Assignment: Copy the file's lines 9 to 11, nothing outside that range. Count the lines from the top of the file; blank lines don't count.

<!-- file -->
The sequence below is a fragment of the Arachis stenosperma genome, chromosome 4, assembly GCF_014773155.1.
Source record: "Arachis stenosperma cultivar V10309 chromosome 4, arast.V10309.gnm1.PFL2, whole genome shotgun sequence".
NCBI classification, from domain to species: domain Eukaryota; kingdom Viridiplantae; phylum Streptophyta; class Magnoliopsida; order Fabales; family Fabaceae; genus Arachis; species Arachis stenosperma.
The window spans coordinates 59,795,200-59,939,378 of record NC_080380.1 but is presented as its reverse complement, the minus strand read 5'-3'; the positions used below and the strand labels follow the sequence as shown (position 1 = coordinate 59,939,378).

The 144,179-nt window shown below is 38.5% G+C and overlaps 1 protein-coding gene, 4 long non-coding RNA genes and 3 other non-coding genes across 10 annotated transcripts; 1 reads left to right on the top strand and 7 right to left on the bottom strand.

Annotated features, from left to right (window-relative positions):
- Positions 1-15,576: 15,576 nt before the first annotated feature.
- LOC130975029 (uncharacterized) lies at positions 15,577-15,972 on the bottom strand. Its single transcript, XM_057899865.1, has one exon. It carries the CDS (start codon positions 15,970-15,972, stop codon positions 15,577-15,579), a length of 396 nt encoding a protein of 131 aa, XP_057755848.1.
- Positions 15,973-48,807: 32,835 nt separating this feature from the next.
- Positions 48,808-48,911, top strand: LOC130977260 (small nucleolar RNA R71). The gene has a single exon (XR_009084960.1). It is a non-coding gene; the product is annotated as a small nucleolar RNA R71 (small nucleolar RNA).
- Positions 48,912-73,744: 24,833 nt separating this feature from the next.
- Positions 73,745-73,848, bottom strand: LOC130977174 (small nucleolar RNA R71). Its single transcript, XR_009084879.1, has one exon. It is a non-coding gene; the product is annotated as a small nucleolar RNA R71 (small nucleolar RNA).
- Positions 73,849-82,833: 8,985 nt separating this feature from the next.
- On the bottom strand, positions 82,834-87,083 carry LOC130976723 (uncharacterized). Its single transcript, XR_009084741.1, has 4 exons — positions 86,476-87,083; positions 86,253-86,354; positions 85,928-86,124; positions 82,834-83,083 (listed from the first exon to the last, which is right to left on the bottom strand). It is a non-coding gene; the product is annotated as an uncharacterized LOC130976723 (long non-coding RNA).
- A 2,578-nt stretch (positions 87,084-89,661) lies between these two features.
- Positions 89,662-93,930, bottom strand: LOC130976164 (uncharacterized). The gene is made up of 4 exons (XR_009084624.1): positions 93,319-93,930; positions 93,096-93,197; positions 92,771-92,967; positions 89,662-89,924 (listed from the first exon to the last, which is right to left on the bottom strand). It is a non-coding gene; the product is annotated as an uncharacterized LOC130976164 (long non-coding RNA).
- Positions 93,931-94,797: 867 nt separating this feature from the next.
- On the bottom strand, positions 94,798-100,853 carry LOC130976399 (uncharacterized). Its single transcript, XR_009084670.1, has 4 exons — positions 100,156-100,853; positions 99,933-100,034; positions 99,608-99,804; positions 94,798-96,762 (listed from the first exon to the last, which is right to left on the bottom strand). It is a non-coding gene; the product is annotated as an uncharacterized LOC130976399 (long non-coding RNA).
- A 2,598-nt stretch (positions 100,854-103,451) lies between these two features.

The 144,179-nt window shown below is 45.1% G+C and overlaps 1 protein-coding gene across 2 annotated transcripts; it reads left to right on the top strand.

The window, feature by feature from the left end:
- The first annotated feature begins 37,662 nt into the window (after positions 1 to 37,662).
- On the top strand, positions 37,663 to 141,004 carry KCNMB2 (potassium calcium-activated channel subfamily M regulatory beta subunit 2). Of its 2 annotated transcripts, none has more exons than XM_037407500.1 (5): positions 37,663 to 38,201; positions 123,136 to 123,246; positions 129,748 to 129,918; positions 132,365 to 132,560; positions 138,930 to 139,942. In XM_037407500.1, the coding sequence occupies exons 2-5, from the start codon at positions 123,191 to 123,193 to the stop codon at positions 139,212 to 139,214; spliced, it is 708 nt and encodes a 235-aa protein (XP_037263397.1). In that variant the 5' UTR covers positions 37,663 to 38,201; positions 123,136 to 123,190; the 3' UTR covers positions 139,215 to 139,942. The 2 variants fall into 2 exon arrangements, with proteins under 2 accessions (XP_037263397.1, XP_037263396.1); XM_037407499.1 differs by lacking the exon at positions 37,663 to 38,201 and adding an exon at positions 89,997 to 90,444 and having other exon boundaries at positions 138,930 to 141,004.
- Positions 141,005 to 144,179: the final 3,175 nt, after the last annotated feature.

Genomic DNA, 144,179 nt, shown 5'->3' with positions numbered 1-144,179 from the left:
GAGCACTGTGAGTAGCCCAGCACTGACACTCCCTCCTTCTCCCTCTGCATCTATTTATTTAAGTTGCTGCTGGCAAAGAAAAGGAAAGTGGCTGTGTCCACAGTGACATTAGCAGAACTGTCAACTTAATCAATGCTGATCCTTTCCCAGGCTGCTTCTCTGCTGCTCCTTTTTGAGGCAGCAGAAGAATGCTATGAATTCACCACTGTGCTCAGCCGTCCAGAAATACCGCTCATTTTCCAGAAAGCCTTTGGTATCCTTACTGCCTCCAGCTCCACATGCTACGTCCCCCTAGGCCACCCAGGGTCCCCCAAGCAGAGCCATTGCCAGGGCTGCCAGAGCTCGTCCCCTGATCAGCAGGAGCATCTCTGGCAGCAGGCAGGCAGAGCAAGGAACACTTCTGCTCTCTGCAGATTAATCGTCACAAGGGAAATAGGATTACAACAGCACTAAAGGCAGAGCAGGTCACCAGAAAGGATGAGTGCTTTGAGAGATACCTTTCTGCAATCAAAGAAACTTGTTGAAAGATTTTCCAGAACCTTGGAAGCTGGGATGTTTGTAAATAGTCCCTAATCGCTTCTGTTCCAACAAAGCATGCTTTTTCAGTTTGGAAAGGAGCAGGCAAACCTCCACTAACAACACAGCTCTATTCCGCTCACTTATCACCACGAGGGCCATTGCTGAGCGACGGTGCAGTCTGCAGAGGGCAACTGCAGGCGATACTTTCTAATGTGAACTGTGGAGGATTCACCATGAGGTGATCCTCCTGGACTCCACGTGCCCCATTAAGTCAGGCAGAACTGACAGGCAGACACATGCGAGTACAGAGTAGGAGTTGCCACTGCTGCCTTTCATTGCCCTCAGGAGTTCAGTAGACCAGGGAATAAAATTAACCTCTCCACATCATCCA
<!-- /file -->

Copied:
- Positions 15,973-48,807: 32,835 nt separating this feature from the next.
- Positions 48,808-48,911, top strand: LOC130977260 (small nucleolar RNA R71). The gene has a single exon (XR_009084960.1). It is a non-coding gene; the product is annotated as a small nucleolar RNA R71 (small nucleolar RNA).
- Positions 48,912-73,744: 24,833 nt separating this feature from the next.